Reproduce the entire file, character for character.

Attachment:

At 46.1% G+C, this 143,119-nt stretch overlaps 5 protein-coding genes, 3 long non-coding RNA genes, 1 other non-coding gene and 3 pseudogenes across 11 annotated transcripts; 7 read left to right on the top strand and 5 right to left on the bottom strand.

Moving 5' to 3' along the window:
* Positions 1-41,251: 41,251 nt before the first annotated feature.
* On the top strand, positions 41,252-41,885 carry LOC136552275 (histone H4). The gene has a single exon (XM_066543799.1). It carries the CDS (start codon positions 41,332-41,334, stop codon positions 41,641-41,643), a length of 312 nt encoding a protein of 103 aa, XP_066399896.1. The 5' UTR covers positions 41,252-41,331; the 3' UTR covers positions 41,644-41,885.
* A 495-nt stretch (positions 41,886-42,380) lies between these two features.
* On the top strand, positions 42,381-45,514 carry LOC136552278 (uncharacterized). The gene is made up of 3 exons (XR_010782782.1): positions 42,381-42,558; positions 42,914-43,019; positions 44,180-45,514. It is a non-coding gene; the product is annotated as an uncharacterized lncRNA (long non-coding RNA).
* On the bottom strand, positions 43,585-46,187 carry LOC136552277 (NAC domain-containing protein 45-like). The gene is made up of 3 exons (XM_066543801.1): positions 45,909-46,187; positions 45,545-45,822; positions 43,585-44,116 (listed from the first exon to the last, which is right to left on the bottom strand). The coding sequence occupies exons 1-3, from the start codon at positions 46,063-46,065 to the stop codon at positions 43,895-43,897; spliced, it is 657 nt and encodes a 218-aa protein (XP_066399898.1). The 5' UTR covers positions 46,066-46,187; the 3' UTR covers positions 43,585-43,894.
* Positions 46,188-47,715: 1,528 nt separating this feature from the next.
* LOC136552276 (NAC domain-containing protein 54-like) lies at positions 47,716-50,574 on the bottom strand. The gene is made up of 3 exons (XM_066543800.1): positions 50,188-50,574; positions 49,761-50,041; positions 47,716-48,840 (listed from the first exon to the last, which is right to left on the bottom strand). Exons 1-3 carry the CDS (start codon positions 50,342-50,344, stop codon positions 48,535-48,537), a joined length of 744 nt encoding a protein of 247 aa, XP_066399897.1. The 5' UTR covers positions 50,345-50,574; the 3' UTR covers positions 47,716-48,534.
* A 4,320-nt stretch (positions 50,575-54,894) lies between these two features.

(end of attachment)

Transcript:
At 46.1% G+C, this 143,119-nt stretch overlaps 5 protein-coding genes, 3 long non-coding RNA genes, 1 other non-coding gene and 3 pseudogenes across 11 annotated transcripts; 7 read left to right on the top strand and 5 right to left on the bottom strand.

Moving 5' to 3' along the window:
* Positions 1-41,251: 41,251 nt before the first annotated feature.
* On the top strand, positions 41,252-41,885 carry LOC136552275 (histone H4). The gene has a single exon (XM_066543799.1). It carries the CDS (start codon positions 41,332-41,334, stop codon positions 41,641-41,643), a length of 312 nt encoding a protein of 103 aa, XP_066399896.1. The 5' UTR covers positions 41,252-41,331; the 3' UTR covers positions 41,644-41,885.
* A 495-nt stretch (positions 41,886-42,380) lies between these two features.
* On the top strand, positions 42,381-45,514 carry LOC136552278 (uncharacterized). The gene is made up of 3 exons (XR_010782782.1): positions 42,381-42,558; positions 42,914-43,019; positions 44,180-45,514. It is a non-coding gene; the product is annotated as an uncharacterized lncRNA (long non-coding RNA).
* On the bottom strand, positions 43,585-46,187 carry LOC136552277 (NAC domain-containing protein 45-like). The gene is made up of 3 exons (XM_066543801.1): positions 45,909-46,187; positions 45,545-45,822; positions 43,585-44,116 (listed from the first exon to the last, which is right to left on the bottom strand). The coding sequence occupies exons 1-3, from the start codon at positions 46,063-46,065 to the stop codon at positions 43,895-43,897; spliced, it is 657 nt and encodes a 218-aa protein (XP_066399898.1). The 5' UTR covers positions 46,066-46,187; the 3' UTR covers positions 43,585-43,894.
* Positions 46,188-47,715: 1,528 nt separating this feature from the next.
* LOC136552276 (NAC domain-containing protein 54-like) lies at positions 47,716-50,574 on the bottom strand. The gene is made up of 3 exons (XM_066543800.1): positions 50,188-50,574; positions 49,761-50,041; positions 47,716-48,840 (listed from the first exon to the last, which is right to left on the bottom strand). Exons 1-3 carry the CDS (start codon positions 50,342-50,344, stop codon positions 48,535-48,537), a joined length of 744 nt encoding a protein of 247 aa, XP_066399897.1. The 5' UTR covers positions 50,345-50,574; the 3' UTR covers positions 47,716-48,534.
* A 4,320-nt stretch (positions 50,575-54,894) lies between these two features.